Yesterday, I spent several hours–and made several attempts–trying to update the apps on my iPhone. The simple reason it took so long is because I had let it go for so long. Because of this, there were about one hundred sixteen apps that needed updates.
You read that right: 116.
Thing is, my phone was too full to allow those updates to install. I kept getting an error about this.
So I would remove some things, try again.
Same error. Removed other things.
Lather, rinse, repeat.
Like life of late, this was feeling like rather too much work.
If you were to look at my:
You would find much the same thing: rather a lot of clutter that is entirely too much work to dig my way out of.
J.K. Rowling famously had Professor Dumbledore say that “To the well-organized mind, death is but the next great adventure.”
By that metric, I suppose I will never die! For mine is far from a well-organized mind. The random moniker you see in the banner above is more than just a catchy name–it’s become a way of life.
A sad half-life, perhaps. It’s no way for a Christian–let alone anyone–to live. Yet there it is: a decided lack of intentionality, a random knocking through the days, just getting by.
Truth be told, I know I shan’t live forever (not in this body, anyway). If the last few years, and health concerns, are any indication, the end may come sooner rather than later. (Don’t worry–other than aging, I’m not actively “dying”–that I know of).
Death can come to anyone, anywhere, anytime. Trayvon Martin was just walking home; you, or I, could be in a car accident, or… Or…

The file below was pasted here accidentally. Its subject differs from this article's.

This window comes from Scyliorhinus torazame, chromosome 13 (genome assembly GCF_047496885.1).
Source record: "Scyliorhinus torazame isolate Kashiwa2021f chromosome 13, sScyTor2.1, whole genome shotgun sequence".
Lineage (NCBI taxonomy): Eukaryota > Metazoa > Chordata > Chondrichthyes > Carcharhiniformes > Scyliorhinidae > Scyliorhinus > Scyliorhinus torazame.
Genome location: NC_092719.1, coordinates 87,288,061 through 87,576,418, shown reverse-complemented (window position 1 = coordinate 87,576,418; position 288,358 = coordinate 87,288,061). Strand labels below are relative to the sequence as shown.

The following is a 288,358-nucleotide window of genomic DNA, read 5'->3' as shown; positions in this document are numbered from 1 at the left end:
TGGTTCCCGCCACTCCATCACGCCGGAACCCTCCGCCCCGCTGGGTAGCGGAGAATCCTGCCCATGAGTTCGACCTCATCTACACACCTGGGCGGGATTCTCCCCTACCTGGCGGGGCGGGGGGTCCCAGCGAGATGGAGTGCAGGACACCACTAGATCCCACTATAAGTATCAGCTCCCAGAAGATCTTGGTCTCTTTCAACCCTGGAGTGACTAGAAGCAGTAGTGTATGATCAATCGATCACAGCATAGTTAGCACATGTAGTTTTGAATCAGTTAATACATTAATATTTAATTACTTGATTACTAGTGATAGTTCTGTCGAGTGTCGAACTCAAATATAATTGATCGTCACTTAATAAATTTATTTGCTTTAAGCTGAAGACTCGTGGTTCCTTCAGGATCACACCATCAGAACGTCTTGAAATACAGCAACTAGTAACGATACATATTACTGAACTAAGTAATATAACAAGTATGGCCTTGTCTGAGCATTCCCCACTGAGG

More distressing to me than the thought of not being there to see my kids graduate high school, or walk my daughter down the aisle, is the legacy–should I depart before then–of simply surviving, of getting by, I would leave them.
Not to mention the messes both literal, and metaphoric, I would leave in my wake. God forbid they should have to clean any of that stuff up.
Yet undoubtedly they shall. As I saw when my folks dealt with the aftermath(s) of their parents’ passings.
As I’m sure I will when my parents pass.
I hope, despite my flaws, I’ve left something with my kids that my folks didn’t impart to me:
That broken, cluttered, though my soul was, they remember me as man who both sought, and gave, grace.
It may take the rest of my life, but I hope that when I do shuffle off this mortal coil–that when this mortal takes on immortality–it is with a more well-organized mind.
What about you? What legacy do you want to leave?